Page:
TAMPA — This year, Nutella Oreo funnel cakes and Kettle Corn ice cream won't be the only sweet treats at the Florida State Fair.
This year, an entire exhibit will be dedicated to candy, putting fair-goers senses into a sweet trance.
Stage Nine Exhibitions traveled 3,000 miles to bring Sweet: A Tasty Journey to the Florida State Fair, which runs through Feb. 20.
"It's the exhibit's first time on the East Coast," said Stage Nine Exhibitions CEO Troy Carlson.
The educational and interactive display is broken up into four areas: ingredients, factory, delivery and candy stories.
"We did research on the candy industry, going on factory tours and learning about the process," Carlson said. "Ingredients for a sweet life offers a farm to fork perspective. For the candy stories area, people can learn about all the immigrants' success stories, recipes they brought over and how they created their own candy empires."
Through interactive maps and educational displays, children and families can press buttons to learn facts such as The Netherlands, a smaller country, is the top importer of chocolate.
Or, that circus peanuts inspired the marshmallows found in Lucky Charms cereal today and the original Pez dispenser was invented in Germany to help citizens quit smoking.
Exhibits allow visitors to: feel how difficult it once was for workers to cut candy, by turning the heavy wheel once used in factories; de-mystify candy labels by learning about all those crazy ingredients; discover when trick-or-treating started, how candy canes were invented and why people make gingerbread houses.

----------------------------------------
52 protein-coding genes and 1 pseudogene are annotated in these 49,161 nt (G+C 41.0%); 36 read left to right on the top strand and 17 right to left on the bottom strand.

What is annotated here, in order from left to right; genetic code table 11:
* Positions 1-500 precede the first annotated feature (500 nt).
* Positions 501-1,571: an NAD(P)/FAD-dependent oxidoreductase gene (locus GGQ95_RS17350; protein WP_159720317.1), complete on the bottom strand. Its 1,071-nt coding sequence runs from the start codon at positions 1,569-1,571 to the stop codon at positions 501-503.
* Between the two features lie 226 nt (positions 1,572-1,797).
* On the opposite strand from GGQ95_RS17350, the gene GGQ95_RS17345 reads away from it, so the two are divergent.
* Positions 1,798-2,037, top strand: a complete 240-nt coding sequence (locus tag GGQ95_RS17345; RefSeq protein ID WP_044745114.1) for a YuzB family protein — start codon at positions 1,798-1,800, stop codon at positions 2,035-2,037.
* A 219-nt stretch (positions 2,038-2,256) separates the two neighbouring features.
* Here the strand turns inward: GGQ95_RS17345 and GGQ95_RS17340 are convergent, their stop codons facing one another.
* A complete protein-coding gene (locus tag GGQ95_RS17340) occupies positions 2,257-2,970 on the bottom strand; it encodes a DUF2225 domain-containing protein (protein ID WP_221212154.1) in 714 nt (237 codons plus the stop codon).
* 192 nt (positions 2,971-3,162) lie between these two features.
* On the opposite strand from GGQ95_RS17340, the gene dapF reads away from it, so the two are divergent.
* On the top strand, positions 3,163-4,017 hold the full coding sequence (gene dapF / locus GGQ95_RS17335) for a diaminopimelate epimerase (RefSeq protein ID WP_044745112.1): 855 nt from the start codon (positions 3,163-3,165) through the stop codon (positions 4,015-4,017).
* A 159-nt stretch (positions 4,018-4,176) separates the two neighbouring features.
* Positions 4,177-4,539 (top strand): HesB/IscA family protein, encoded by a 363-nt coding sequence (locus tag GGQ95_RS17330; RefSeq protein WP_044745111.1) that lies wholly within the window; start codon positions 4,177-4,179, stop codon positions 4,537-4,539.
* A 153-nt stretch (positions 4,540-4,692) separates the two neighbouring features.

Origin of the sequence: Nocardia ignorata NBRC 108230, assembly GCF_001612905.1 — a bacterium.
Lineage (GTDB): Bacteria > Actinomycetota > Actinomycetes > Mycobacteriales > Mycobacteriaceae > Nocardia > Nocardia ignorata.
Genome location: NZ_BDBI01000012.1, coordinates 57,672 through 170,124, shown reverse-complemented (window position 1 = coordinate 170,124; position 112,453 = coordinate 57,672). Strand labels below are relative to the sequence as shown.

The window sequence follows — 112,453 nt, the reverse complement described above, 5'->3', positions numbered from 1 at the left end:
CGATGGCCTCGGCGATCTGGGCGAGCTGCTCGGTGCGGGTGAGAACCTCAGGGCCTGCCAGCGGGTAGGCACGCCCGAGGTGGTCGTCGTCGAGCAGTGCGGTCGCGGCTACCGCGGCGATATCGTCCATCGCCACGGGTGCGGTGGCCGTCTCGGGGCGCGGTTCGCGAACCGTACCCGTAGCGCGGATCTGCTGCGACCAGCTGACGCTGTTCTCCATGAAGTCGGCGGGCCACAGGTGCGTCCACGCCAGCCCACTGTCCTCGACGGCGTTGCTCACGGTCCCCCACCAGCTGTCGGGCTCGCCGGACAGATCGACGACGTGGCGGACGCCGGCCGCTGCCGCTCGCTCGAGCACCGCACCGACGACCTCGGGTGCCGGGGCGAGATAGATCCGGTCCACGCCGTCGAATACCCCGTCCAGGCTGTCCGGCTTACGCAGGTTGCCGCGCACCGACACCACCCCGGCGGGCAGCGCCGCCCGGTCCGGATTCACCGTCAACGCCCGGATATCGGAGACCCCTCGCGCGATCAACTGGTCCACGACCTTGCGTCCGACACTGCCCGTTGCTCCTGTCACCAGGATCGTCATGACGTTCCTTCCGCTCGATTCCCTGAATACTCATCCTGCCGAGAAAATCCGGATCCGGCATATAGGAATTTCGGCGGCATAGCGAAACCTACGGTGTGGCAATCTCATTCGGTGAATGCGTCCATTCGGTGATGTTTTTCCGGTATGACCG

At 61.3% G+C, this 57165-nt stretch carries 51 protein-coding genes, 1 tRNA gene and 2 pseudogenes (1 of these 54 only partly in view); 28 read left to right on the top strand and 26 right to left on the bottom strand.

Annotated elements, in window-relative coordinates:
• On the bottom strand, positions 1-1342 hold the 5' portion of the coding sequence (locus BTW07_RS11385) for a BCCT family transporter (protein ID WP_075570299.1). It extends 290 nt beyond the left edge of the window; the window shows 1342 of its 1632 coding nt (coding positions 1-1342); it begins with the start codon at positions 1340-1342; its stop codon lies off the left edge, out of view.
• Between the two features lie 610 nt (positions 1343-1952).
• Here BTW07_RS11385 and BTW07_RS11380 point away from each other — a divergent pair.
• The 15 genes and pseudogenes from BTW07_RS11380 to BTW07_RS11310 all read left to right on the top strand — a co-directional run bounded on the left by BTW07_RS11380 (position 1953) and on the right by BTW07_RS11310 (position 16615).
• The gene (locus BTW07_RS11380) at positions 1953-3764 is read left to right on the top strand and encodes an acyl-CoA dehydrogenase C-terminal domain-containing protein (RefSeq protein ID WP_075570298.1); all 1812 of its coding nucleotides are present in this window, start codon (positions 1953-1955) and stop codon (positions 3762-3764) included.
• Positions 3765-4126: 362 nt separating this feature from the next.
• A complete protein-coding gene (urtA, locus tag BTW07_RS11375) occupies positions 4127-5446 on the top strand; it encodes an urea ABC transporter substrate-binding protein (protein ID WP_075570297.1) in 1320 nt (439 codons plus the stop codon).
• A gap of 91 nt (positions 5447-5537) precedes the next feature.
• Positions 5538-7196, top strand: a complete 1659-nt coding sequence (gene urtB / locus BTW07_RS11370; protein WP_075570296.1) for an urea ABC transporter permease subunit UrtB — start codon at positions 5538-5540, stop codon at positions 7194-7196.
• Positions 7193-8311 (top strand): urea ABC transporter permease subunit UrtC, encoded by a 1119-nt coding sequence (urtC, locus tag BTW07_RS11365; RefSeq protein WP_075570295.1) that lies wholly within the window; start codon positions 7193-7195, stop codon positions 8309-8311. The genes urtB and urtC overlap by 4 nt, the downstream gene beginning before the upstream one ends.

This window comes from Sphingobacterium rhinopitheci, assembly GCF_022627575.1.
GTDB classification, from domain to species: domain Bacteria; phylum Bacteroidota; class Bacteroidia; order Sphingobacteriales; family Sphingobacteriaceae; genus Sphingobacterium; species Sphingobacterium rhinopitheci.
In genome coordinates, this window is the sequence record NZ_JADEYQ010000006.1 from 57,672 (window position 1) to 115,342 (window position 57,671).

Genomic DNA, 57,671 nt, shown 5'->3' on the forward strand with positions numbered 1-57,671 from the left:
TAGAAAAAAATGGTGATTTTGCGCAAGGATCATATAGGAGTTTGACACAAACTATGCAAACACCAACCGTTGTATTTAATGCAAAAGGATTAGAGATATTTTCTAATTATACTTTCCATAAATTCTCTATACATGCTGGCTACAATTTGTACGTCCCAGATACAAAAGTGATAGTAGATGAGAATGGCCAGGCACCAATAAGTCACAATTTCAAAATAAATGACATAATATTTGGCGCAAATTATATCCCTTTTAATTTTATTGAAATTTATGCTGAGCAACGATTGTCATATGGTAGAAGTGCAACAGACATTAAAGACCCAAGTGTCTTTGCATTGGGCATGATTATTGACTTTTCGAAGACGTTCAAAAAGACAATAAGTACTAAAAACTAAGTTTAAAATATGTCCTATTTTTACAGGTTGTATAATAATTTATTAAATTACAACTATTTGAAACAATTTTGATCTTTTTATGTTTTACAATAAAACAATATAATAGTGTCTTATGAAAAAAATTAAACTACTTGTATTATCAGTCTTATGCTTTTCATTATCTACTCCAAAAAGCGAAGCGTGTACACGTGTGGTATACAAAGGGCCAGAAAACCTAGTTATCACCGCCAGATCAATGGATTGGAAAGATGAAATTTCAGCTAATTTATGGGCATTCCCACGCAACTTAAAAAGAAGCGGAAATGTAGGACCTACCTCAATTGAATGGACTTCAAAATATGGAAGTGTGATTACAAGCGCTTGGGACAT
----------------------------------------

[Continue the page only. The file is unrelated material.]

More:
Plenty of photo opportunities also await fair-goers inside the sweet exhibit including one in front of a Sweethearts photo booth, perfect for Valentine's Day and a rock candy mountain.
"Any exhibit on candy you have to have a rock candy mountain. There have been all these stories of this idea of a rock candy mountain. A song was written about it in the '40s," Carlson said.
The scent of peppermint lingers around the rock candy mountain, just one of the many scent zones, including chocolate, found throughout the exhibit.
In addition to an idealized mountain made out of a candy, also on display is the lickable wallpaper found in the original Willy Wonka film
The eccentric candy maker is mentioned throughout the exhibit, where fair-goers can view his cane from the original film.
"Wonka was mostly based on William Wrigley, Jr. who was eccentric and had an apartment on top of his factory," Carlson said.
Jelly Bellys are also popular throughout the exhibit, from a giant "bean boozled" wheel to a turtle and Rosie the Riveter jelly belly mosiacs.
Candies that are no longer stocked on shelves today take up an "oddities and rarities wall."Part of the fun of candy, is the nostalgia behind it.
"I love nostalgia and traditions. It's unique that this industry has so many traditions. Some from America and some that we have altered," Carlson said.
After viewing the exhibit, trick-or-treating, hunting for Easter eggs and taking one bite from each chocolate in the box on Valentine's Day will bring a whole new meaning to sweet inspirations.